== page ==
So do I think that the resurrection stories are a lie? That’s a serious question, for if, from whatever motive, they are saying “the thing that is not” then we can rightly accuse their authors of perverting the faith of millions, and of dishonouring the historical Jesus. The usual defense of the stories, that they were written and treasured by people who were prepared to die for them, is not convincing, once we have seen the readiness of Daesh warriors to die (and kill) for a story about virgins in the sky.

I do not think the stories are lies, nor do I think that, as many liberal Christians do, that they are symbolic narratives, which represent the continuing influence of Jesus on the lives of his disciples. We have to ask such believers if they are talking about the influence of a dead Jesus, and if they answer “yes” we have to commend their honesty, while wondering why they don’t say more simply, that the stories are lies.

I think the stories are, like much of the Bible, narrative doctrine. Of course that means they are theology also, but I use the word doctrine, because I think they insist on specific truths about what happened to Jesus:

1. Jesus was really dead and now he is really alive. He has not been absorbed into divinity or the Holy Spirit, but is distinctively Jesus.

2. He is not disembodied. God has given him a new body, which, as St. Paul insists, is not subject to decay, nor is it exclusive, as human bodies seem to be: it includes all who want to continue his ministry. ( Paul’s “body of messiah”) He shares, that is, in the divine love which includes all who respond to it.

3. His suffering and death are not left behind, as if they were now irrelevant, but are incorporated (as visible wounds) into his new life.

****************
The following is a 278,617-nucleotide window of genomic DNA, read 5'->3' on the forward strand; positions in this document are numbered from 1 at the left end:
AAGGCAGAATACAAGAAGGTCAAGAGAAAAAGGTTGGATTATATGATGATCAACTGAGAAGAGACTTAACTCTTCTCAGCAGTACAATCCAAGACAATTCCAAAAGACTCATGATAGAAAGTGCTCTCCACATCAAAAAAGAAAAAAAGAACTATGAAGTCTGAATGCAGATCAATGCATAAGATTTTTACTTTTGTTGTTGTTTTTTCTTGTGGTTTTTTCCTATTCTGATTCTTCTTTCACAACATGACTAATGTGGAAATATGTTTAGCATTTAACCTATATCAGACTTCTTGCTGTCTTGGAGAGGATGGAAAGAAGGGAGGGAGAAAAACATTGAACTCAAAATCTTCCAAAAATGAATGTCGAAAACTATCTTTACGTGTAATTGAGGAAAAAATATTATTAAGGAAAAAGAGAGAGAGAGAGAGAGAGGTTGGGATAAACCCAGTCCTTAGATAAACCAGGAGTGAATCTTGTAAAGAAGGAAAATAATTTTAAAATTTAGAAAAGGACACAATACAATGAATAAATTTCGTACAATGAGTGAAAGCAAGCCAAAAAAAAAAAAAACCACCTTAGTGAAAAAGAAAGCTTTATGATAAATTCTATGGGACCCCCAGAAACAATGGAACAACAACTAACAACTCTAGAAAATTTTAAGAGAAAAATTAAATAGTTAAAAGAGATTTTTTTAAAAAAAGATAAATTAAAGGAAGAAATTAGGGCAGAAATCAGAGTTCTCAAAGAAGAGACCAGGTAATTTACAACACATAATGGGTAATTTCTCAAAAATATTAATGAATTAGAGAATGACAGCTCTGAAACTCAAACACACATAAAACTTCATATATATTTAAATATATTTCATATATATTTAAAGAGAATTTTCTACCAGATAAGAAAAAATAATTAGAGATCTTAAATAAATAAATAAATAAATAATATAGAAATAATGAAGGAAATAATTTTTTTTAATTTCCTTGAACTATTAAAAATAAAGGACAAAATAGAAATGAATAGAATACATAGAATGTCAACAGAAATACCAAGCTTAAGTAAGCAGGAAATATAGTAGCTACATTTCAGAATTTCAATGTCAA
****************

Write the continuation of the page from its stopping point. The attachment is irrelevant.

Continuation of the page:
4. He reveals nothing about a supernatural world, but rather new facts about this world: that earthly powers are only apparently in charge, whereas God’s rule, exercised in his ministry continued through his disciples, is in fact victorious. As the book of the Revelation puts it; the Lamb is on the throne.

5. In his resurrection as in his ministry Jesus shows the “intelligence of the victim” the tough love of one who has suffered, yet forgives all sinners for the sake of what they will become.

6. All this is possible through the goodness of the One Jesus calls his Abba, his dear father, whose persuasive love is active in the world, for those who trust in it.

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None of this compels faith or disrupts the laws of nature, although is may be relevant to the believer’s understanding of them. Those who trust the import of the stories will have no visible proof of their truth, because they are “evidence of things unseen.” They are left to live and act according to their trust, but God is not “ashamed to be called their God since he/she has prepared a city for them.”

If we do not articulate some such interpretation of the resurrection stories we leave people with magic ….. or lies.